So everyone was all up in arms about an action princess being Pixar’s first female main character, and it wasn’t even that.  She didn’t have some great big adventure.  She barely strayed five miles (kilometers?) from her castle.  And there was a lot of making fun of Scottish people.  A lot.

Stereotypical Scot

The one thing I liked about that movie was their version of a Will-o’-the-Wisp.  The Wisps were these creepy little blue ghost things that Merida saw at plot-convenient times, and her mother encouraged her to follow them because they’d “lead her to her destiny.”  Only thing is they looked more like they were leading her to her death…wait…isn’t that actually what they do?  Yeah, turns out Will-o’-the-Wisps are little lights that lead travelers off the safe paths they’re on.  Nothing to do with destiny there.  Unless it’s your destiny to die after being stupid enough to follow some creepy little ghost lights off of the trail you’re on and into the great unknown.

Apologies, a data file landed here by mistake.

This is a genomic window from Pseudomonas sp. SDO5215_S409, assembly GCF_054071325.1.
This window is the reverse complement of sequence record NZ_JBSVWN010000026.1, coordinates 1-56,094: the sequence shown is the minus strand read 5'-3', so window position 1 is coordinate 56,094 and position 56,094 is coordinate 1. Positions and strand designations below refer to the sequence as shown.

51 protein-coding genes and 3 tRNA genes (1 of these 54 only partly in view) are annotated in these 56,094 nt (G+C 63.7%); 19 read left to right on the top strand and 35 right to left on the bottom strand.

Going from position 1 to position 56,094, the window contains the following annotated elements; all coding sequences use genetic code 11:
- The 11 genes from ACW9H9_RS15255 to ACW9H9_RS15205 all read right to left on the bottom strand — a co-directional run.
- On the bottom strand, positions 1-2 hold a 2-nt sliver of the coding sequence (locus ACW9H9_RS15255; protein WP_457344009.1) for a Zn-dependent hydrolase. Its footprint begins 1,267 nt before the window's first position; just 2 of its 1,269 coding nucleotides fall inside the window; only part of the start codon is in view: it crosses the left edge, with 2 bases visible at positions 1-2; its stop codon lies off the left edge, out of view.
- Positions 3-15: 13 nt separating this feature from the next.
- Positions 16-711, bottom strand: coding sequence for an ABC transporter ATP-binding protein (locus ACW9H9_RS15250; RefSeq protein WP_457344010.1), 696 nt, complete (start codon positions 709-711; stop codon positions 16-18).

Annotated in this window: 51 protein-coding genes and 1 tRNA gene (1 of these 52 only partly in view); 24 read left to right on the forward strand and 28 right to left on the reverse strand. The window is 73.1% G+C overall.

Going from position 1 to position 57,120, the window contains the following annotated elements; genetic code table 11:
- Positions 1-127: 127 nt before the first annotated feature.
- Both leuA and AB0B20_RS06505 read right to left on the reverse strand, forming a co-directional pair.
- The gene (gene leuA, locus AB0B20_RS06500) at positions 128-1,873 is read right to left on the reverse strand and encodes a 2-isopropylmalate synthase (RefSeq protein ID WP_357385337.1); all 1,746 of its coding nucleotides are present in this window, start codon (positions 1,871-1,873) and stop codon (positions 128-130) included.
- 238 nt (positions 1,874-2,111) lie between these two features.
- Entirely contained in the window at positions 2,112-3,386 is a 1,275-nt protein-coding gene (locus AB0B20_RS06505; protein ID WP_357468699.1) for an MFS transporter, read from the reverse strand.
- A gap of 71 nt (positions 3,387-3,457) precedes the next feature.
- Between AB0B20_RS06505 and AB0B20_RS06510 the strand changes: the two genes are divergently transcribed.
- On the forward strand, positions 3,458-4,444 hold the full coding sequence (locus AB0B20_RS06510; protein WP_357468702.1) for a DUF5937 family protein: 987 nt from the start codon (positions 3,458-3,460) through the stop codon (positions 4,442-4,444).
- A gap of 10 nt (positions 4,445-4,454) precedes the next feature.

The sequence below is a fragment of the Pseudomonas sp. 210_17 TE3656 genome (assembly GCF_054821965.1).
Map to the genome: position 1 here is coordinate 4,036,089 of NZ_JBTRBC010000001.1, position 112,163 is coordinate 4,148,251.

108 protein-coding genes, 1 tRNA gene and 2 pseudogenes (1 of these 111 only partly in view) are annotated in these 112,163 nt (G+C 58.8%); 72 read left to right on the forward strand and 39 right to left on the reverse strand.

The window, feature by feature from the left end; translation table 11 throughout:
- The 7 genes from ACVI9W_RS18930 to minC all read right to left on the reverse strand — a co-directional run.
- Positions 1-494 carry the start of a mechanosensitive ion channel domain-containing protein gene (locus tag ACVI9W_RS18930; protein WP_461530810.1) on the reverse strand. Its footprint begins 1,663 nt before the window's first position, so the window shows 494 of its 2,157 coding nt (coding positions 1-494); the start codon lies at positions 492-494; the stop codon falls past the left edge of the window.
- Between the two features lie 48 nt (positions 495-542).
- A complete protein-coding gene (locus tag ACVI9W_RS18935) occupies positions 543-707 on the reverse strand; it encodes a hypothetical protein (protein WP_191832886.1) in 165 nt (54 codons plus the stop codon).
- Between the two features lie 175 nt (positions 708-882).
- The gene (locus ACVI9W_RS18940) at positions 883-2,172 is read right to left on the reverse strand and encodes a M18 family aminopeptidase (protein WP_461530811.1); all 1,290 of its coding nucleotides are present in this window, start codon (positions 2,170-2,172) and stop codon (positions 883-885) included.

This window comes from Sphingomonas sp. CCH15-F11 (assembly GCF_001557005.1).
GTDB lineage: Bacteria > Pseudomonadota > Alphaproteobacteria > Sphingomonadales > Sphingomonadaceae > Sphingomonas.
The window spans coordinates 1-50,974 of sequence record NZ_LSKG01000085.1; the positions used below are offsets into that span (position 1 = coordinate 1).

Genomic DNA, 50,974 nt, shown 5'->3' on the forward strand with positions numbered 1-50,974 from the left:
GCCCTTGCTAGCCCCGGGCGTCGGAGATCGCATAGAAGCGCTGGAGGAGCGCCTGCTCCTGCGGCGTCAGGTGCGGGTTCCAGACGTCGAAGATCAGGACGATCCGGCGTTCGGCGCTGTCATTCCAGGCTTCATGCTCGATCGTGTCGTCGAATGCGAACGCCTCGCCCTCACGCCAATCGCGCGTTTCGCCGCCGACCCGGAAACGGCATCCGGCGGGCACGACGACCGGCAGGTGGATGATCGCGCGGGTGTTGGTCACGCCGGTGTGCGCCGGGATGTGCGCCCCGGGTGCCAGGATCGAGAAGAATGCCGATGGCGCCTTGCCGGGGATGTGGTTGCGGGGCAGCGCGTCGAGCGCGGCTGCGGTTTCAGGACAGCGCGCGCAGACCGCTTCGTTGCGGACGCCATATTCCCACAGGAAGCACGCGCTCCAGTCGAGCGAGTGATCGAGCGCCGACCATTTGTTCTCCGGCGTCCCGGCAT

So Brave was a disappointment.  It really was.  It was like Pixar couldn’t even be bothered to try coming up with a viable plot for a girl.  This is what I imagine the brainstorming meeting went like:

“She’s going to have an arranged marriage to some kilt-wearing imbecile, but she doesn’t want to get married.  So she beats all her imbecilic suitors in an archery contest and that’s the first fifteen minutes of the movie.  Then what?”


“Great job, Frank.  We should smoke weed in our meetings more often.  Let’s go get some pizza.  We’ll leave the interns to write the rest of the script.”


Brave = Tremendous Disappointment.  Full of Bears.

Have a comic (click to enlarge):

Writer's Block Strip 8

Word of the Day: Will-o’-the-Wisp (n) – anything that deludes or misleads by luring on.



Filed under Comic, Humor

3 responses to “Bravely Boring

  1. Thank you! Everybody told me to take my tomboy daughter ,who loves bows and arrows, to this movie. That movie was a colossal disappointment. The main character wasn’t brave – she was a whiny, prepubescent brat with a narcissistic mother. Oh, I’m sorry, my rant got away from me.
    My daughter reacted with a shrug, but I was bummed because once again, Disney/Pixar/Hollywood screwed the pooch on creating characters that weren’t stereotypes or humor that wasn’t simplistic and stupid. Arrgghh.
    Okay, done now. Thanks for the post!

    • See you could’ve written that post for me, and then I wouldn’t have rambled everyone’s eyes out. You were much more succinct than I was. At any rate, it’s always good to know there are like-minded people out there. Keeps you sane. Thanks for the support.

  2. I couldn’t figure out what the hype was about, either. It didn’t do anything for me at all. It was Brother Bear with a redhead in the lead, really.